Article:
#28: Pain v2: Annoying, or is it?

NothingWorse

So freaking annoying. I’ve been off the bike for a month now with the same nerve issue I had with my foot in January (Morton’s Neuroma). I feel like I have gone back 9 months in time and so has my riding.

[As I write this I have been tweeting with Jonathan Lovelock (@Jono_L) and if you read his crash story, you will understand that my pain is zero. Get over it Stu!]

Whilst travelling a little for work two months ago, I ate too much, didn’t ride, didn’t exercise, rode a bit, then got the injury, continued eating and didn’t exercise. Now I’ve started to put weight back on. It’s a vicious cycle when you continue to eat like you do when you burn calories.

But the thing that is so frustrating is I haven’t resolved the issue. Is it the tightness, or hardness of the shoes, or the angle I peddle in them, or even walking in them to the bike.

So I’ve decided to go back to what works and doesn’t put stress on the foot, and that is the more flexible loose fitting MTB shoes that I started with and never had any issues with. I’ll try them for a while and see how the foot settles and if all good, maybe I try the new shoes again, maybe I just cruise on and accept the MTB’s are for me.

Yet there is a question that plagues my mind and I have no idea how to answer.  Have I damaged my body for so long (smoking, drinking, no exercise) that it’s never going to be good and I just have to manage what is?  Any thoughts?

Anyhow it’s so good to be riding again, even if a bit gingerly but better than not because I hate other exercises (unless I try surfing again). My legs feel good and get stronger as I ride but I have really noticed how my lungs have gone downhill so quickly as it now only takes a little effort to get to high bpm on the heart rate monitor.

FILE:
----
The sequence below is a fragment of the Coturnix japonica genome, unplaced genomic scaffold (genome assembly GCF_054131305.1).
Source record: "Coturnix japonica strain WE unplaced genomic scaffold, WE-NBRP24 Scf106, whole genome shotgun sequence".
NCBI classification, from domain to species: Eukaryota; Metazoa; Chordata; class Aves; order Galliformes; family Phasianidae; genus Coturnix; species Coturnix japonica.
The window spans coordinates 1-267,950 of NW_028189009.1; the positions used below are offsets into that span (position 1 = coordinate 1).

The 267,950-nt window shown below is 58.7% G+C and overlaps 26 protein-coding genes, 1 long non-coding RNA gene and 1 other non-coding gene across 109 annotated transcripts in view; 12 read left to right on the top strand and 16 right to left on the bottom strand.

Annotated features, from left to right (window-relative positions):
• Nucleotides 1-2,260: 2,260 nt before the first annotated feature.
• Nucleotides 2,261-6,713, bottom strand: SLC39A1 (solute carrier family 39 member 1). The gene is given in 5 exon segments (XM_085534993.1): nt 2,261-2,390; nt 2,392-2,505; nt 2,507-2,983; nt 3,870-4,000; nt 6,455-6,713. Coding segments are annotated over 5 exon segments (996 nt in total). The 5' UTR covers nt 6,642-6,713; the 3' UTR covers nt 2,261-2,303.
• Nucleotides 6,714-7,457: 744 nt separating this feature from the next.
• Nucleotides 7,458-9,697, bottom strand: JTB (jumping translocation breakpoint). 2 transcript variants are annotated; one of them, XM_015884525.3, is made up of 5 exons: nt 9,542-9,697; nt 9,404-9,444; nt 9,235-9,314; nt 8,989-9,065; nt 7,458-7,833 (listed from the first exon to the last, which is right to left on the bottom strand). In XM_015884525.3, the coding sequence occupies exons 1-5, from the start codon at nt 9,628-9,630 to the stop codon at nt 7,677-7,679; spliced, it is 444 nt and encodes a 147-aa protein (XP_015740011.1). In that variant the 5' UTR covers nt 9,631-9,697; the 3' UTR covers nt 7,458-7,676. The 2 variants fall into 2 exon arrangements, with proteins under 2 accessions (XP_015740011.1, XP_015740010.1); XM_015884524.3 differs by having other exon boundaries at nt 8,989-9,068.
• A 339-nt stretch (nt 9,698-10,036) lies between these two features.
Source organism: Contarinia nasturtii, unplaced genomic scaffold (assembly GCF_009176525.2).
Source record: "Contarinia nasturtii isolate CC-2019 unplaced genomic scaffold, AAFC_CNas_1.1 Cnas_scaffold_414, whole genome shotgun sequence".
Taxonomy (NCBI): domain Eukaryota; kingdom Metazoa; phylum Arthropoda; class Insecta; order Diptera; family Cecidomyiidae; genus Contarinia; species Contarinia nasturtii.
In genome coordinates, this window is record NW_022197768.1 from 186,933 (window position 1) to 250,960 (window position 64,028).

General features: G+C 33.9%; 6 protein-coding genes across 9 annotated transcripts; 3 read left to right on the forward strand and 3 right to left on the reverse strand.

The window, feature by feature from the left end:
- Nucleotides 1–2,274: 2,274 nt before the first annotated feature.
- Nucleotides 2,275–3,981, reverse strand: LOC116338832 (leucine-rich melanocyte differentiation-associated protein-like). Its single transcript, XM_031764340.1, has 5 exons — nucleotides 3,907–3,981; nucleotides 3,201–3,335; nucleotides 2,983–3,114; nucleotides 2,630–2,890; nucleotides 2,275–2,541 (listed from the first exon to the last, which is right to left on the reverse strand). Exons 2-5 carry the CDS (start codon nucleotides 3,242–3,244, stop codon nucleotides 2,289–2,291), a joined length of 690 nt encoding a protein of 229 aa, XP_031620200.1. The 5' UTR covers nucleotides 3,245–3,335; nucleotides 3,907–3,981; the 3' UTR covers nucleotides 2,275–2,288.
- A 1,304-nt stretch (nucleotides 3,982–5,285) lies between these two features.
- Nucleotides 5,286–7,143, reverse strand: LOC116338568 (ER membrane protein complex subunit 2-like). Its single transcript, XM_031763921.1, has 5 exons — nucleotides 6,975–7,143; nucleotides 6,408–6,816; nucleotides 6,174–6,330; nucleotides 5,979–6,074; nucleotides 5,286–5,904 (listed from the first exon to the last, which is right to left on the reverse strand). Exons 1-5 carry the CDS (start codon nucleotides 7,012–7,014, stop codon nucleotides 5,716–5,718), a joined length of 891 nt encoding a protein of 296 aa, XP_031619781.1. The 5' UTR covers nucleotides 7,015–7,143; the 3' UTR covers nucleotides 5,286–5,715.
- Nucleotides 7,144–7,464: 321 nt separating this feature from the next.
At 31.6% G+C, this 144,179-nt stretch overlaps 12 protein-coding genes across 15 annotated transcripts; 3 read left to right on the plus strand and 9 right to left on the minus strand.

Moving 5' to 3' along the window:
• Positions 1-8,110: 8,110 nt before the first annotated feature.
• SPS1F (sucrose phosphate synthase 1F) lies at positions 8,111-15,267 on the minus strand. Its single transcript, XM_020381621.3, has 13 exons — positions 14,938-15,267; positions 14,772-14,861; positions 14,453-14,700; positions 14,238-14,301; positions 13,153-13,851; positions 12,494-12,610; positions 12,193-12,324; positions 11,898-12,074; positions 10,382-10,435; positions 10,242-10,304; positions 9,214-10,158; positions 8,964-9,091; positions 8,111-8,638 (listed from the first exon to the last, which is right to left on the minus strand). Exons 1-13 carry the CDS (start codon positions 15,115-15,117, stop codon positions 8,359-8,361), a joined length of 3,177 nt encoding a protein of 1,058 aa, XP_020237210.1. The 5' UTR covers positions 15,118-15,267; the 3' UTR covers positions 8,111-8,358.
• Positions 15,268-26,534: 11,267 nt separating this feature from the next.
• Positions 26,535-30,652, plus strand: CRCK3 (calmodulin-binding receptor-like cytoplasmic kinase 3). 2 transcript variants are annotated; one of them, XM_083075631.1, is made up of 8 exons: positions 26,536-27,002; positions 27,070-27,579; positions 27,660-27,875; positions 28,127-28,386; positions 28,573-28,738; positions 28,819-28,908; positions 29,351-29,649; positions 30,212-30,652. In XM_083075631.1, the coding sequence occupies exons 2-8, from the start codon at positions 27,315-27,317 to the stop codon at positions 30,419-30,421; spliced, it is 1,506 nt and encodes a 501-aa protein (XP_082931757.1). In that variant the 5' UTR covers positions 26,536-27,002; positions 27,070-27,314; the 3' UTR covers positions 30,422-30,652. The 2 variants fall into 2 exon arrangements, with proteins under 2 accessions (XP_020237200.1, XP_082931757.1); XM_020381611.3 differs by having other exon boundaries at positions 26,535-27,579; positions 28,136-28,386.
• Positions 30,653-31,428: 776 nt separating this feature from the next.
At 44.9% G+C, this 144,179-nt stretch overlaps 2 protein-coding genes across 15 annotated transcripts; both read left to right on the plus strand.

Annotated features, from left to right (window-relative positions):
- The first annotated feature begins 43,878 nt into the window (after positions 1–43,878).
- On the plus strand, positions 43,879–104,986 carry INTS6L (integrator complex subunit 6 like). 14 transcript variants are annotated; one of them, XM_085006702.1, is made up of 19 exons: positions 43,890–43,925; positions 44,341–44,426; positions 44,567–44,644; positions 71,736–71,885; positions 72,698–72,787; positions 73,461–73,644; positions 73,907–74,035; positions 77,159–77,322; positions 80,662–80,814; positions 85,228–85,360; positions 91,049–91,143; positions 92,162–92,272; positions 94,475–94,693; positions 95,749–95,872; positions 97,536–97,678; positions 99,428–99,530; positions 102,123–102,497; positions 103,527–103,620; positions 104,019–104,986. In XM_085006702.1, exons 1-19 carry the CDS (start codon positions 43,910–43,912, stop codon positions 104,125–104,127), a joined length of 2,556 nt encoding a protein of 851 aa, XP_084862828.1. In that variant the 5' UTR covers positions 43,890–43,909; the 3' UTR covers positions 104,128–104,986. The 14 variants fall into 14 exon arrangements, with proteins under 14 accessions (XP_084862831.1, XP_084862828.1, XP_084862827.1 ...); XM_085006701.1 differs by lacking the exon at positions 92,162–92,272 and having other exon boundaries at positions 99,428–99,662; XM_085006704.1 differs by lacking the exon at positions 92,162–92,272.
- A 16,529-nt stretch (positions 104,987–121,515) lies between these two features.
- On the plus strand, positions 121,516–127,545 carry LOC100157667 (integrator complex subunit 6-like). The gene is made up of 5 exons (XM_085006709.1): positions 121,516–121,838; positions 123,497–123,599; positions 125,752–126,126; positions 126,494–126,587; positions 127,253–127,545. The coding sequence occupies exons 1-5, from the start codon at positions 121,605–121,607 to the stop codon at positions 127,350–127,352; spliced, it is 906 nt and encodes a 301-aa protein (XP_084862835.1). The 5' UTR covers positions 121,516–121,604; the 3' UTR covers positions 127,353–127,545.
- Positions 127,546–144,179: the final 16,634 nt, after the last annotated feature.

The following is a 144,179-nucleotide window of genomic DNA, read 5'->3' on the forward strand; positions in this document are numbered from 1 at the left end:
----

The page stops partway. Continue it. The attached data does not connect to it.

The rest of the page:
Time to work on my fitness again. Spring is coming and I have some rides to do!
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#26: More ways to keep cycling interesting

Skate Park Roady

I have decided not to go racing. I have decided for now not to do long distance. I have has a few aches and pains, been travelling for work and now winter has arrived – all reasons to make it harder to ride. But, my weight is good, my lungs are fresh, my muscles still get sore and I get comments on how much better I look.

So what keeps my cycling interesting? For me it’s the activities, and keeping up the variety.

  • During the week, I change my destinations, road types and effort
  • Especially on weekends, I try and ride new roads
  • I stop and take photos for my Instagram and Pinterest accounts
  • I take my Garmin Virb with me and record Strava Segments
  • And I also put some videos on Youtube, Instagram and Pinterest

It’s all good and I enjoy doing it even though I will never be a Steven Spielberg,

If you want to see some of my latest, I hope you enjoy my skate park rides below. I will post some more content soon.

As I ride past people on their stationary bikes in the gym I dont get how that can be interesting, stuck in doors and the relentless boredom. They will never be able to go for a four hour ride and soak up what the world has to offer.
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#16: NSW Grand Prix Cycling: Round 1 Cronulla

Renshaw, Morton, Ewan

Renshaw, Morton, Ewan


Loved it, loved it, loved it, loved it. Other than not wearing sun block, getting fried and paying for it for the next two days, my baptism into watching professionals road race was a highlight and a joy.

Apart from going a lot faster the three things I really noticed were:
– by watching a criterium, you get the see the riders go past you many times
– their gear changes are mostly quick and smooth with an efficient clunk
– there is a definitively unique whirling sound that a peloton makes which is like a swarm of locusts

When the wife decided to go to the hair dresser, I jumped in the car and headed south to the shire where I grew up and to places I normally went with a surfboard, but this time Wanda and Elloura offered roads, and the waves were just the scenery. Continue reading

#15: What the idiot driver did today…

After riding suburbia for 8 months, I have learnt to classify three types of risky drivers.
1. The Taxi. They get close but my hope is they are professional enough not to hit me.